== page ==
• The U.S. Federal Reserve (Fed) is probably targeting 1% for the 10-year and 1.5% for the 30-year.
    • Fed balance sheet expansionary capacity is essentially unlimited amid a deflationary shock, and this is true for the Eurozone as well.
    • We think the central banks have the market’s back in treasury fixed income.
    • In our view, the positive correlations between equity and fixed income that we’ve seen, where equities and the 30-year are both selling off, will be quite temporary.
  • We’re adding relatively high-yielding long spread duration paper to IA Clarington Global Allocation Fund.
    • I have a lot of conviction that our position is going to be very beneficial for investors for the next several years.
  • We are expecting spectacular, hair-raising declines in high-frequency economic indicators for March and April.
  • We’re looking for companies that exhibit our three alpha drivers: quality, intrinsic value growth and attractive valuation.
    • But we expect it to be V-shaped because there are no barriers to liquidity provision and fiscal stimulus.
    • For sovereigns and companies that can pay their bills, spread duration is a temporary buying opportunity; once things settle down and the economy is recovering, we’ll see a massive renormalization of spreads and massive future price appreciation.
  • A key lesson we learned from 2008–2009 is that central bank balance sheet expansion has a negligible future impact on inflation – it does not generate inflation.
  • We think there are compelling opportunities in both fixed income and equity, and our unique, research- driven approach makes us especially well equipped to take advantage of those opportunities, in our view.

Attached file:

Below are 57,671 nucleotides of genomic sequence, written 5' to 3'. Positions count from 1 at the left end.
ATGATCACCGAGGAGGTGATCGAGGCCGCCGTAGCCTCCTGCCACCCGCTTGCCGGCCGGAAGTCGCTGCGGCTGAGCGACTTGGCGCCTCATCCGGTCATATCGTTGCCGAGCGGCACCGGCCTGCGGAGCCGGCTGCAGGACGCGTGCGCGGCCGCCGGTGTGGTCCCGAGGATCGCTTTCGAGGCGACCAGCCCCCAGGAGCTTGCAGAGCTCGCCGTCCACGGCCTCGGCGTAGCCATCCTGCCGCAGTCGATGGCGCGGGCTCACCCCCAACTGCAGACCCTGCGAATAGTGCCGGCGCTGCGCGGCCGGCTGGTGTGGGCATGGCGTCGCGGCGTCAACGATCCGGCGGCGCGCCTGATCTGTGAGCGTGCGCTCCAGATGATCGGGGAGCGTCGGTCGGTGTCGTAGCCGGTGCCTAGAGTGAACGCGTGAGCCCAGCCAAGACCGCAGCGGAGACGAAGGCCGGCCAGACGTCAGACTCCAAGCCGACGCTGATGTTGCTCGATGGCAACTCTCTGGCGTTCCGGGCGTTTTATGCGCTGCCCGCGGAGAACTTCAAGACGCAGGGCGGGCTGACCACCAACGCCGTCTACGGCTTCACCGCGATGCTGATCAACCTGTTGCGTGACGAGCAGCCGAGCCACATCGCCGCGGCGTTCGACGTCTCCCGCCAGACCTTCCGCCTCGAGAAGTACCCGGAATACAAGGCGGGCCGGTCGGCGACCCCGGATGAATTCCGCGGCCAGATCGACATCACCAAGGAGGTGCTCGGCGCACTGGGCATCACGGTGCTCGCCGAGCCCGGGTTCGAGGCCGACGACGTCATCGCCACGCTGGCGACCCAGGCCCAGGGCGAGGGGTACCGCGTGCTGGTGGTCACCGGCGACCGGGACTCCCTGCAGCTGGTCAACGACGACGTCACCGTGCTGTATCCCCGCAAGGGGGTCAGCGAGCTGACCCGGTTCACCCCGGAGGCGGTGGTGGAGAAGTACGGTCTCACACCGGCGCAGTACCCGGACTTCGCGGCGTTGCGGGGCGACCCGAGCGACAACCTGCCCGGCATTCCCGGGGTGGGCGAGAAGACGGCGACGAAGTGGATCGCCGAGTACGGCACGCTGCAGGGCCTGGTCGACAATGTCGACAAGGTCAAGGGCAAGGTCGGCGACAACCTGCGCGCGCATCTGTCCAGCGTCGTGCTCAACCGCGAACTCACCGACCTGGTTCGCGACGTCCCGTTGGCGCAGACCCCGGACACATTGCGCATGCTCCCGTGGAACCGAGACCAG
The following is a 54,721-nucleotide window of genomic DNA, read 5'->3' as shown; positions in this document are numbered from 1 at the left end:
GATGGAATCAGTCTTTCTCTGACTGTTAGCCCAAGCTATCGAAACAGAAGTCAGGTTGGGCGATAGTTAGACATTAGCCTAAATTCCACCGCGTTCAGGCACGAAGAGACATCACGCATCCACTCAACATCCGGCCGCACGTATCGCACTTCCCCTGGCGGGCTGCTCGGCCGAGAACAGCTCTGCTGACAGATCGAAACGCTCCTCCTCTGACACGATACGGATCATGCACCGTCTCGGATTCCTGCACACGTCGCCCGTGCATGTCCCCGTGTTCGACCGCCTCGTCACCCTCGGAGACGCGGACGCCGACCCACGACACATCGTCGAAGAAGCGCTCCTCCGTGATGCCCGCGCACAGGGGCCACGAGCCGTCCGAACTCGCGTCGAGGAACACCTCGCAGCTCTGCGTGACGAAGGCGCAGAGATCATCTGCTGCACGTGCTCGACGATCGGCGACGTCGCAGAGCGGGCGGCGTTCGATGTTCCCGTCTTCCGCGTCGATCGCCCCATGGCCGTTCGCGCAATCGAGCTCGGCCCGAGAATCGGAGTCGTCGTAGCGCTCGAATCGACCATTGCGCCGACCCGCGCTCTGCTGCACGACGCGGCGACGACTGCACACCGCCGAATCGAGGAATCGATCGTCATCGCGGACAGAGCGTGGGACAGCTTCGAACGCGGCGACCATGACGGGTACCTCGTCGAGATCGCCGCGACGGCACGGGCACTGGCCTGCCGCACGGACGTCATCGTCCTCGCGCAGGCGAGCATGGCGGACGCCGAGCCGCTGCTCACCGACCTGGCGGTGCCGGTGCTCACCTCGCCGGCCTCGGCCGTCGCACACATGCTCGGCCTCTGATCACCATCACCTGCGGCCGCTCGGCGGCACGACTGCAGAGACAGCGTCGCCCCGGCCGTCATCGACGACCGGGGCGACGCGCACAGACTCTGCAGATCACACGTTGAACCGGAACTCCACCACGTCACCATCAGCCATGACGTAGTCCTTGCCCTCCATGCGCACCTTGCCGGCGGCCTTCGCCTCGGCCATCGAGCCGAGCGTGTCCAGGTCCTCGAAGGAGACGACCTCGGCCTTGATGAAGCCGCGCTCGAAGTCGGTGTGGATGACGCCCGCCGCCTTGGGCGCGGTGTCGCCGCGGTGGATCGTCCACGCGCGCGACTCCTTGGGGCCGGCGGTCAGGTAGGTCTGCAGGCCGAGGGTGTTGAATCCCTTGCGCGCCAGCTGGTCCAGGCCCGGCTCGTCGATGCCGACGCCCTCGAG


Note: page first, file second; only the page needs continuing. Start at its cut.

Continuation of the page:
Learn more about Loomis, Sayles & Company, L.P. and the Funds they manage.

 

Definition of terms: Alpha – An investment return that exceeds the return of the benchmark. Balance sheet expansion – Typically refers to the U.S. Federal Reserve’s asset purchases in the wake of the financial crisis of 2008 to stabilize the financial system and economy. Concentrated portfolio – A portfolio that consists of a relatively small number of securities selected after very thorough and rigorous analysis. Correlation – A measure of how two investments perform in relation to each another. A high positive correlation means the two investments perform very similar to each other (when one goes up, the other goes up to a similar degree, and vice versa), while a high negative correlation means they perform very differently (when one goes up, the other goes down to a similar degree, and vice versa). Federal funds rate – Refers to the interest rate set by the U.S. Federal Reserve. Fiscal stimulus – A government action or policy designed to stimulate economic activity. Forced selling – The requirement to sell securities to adhere to an investment mandate or accommodate redemption requests. Intrinsic value – The market price that reflects a company's true worth. Liquidity (central bank) – Refers to economic conditions, resulting from central bank policy, in which credit is plentiful and easily accessible. Liquidity (market) – Financial conditions in which securities can be readily bought and sold. Sleeve – A segment of a mutual fund portfolio. Sovereign bonds – Bonds issued by a government. Spread – The yield difference between two types of fixed-income or credit instrument, typically expressed in percentage points or basis points. A tight spread means the yield difference is small, while a wide spread means the difference is comparatively large. Spread duration – Refers to the degree to which a bond’s price changes relative to a change in its spread. Treasury – A debt security issued by a government; typically refers to U.S. government Treasuries when an upper-case “T” is used. Underweight – Allocating less to an asset class, sector, geographic region or other category than the benchmark weighting. Valuation – A measurement of how much an investment is worth. It is determined by analyzing a variety of factors, including financial statements and industry statistics. Yield – The income earned from a security.